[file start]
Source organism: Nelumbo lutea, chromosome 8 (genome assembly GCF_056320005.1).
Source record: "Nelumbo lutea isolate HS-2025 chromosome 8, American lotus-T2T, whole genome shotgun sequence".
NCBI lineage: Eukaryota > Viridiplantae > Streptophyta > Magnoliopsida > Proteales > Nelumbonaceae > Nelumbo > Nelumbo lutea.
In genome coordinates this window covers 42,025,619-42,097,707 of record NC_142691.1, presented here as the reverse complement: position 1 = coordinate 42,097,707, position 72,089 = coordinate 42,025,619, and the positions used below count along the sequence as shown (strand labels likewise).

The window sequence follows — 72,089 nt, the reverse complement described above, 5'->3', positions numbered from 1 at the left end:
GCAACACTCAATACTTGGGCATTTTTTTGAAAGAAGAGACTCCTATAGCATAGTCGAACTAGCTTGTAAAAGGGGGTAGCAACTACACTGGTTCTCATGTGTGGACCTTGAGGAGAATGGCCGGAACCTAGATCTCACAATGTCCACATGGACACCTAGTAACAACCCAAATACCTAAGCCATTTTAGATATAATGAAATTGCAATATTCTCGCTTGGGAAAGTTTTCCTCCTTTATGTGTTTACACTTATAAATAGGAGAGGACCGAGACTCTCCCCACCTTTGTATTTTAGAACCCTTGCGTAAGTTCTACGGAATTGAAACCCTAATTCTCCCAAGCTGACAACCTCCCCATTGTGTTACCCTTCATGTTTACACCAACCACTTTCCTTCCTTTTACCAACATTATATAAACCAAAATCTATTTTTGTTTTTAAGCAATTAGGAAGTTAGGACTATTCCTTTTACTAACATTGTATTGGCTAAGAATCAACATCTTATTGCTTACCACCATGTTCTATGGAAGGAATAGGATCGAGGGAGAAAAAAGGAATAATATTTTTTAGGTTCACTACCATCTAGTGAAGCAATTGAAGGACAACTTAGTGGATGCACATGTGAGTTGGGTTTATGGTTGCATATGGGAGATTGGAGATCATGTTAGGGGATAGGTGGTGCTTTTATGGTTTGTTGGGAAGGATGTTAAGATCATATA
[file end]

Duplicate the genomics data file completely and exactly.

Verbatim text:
Source organism: Nelumbo lutea, chromosome 8 (genome assembly GCF_056320005.1).
Source record: "Nelumbo lutea isolate HS-2025 chromosome 8, American lotus-T2T, whole genome shotgun sequence".
NCBI lineage: Eukaryota > Viridiplantae > Streptophyta > Magnoliopsida > Proteales > Nelumbonaceae > Nelumbo > Nelumbo lutea.
In genome coordinates this window covers 42,025,619-42,097,707 of record NC_142691.1, presented here as the reverse complement: position 1 = coordinate 42,097,707, position 72,089 = coordinate 42,025,619, and the positions used below count along the sequence as shown (strand labels likewise).

The window sequence follows — 72,089 nt, the reverse complement described above, 5'->3', positions numbered from 1 at the left end:
GCAACACTCAATACTTGGGCATTTTTTTGAAAGAAGAGACTCCTATAGCATAGTCGAACTAGCTTGTAAAAGGGGGTAGCAACTACACTGGTTCTCATGTGTGGACCTTGAGGAGAATGGCCGGAACCTAGATCTCACAATGTCCACATGGACACCTAGTAACAACCCAAATACCTAAGCCATTTTAGATATAATGAAATTGCAATATTCTCGCTTGGGAAAGTTTTCCTCCTTTATGTGTTTACACTTATAAATAGGAGAGGACCGAGACTCTCCCCACCTTTGTATTTTAGAACCCTTGCGTAAGTTCTACGGAATTGAAACCCTAATTCTCCCAAGCTGACAACCTCCCCATTGTGTTACCCTTCATGTTTACACCAACCACTTTCCTTCCTTTTACCAACATTATATAAACCAAAATCTATTTTTGTTTTTAAGCAATTAGGAAGTTAGGACTATTCCTTTTACTAACATTGTATTGGCTAAGAATCAACATCTTATTGCTTACCACCATGTTCTATGGAAGGAATAGGATCGAGGGAGAAAAAAGGAATAATATTTTTTAGGTTCACTACCATCTAGTGAAGCAATTGAAGGACAACTTAGTGGATGCACATGTGAGTTGGGTTTATGGTTGCATATGGGAGATTGGAGATCATGTTAGGGGATAGGTGGTGCTTTTATGGTTTGTTGGGAAGGATGTTAAGATCATATA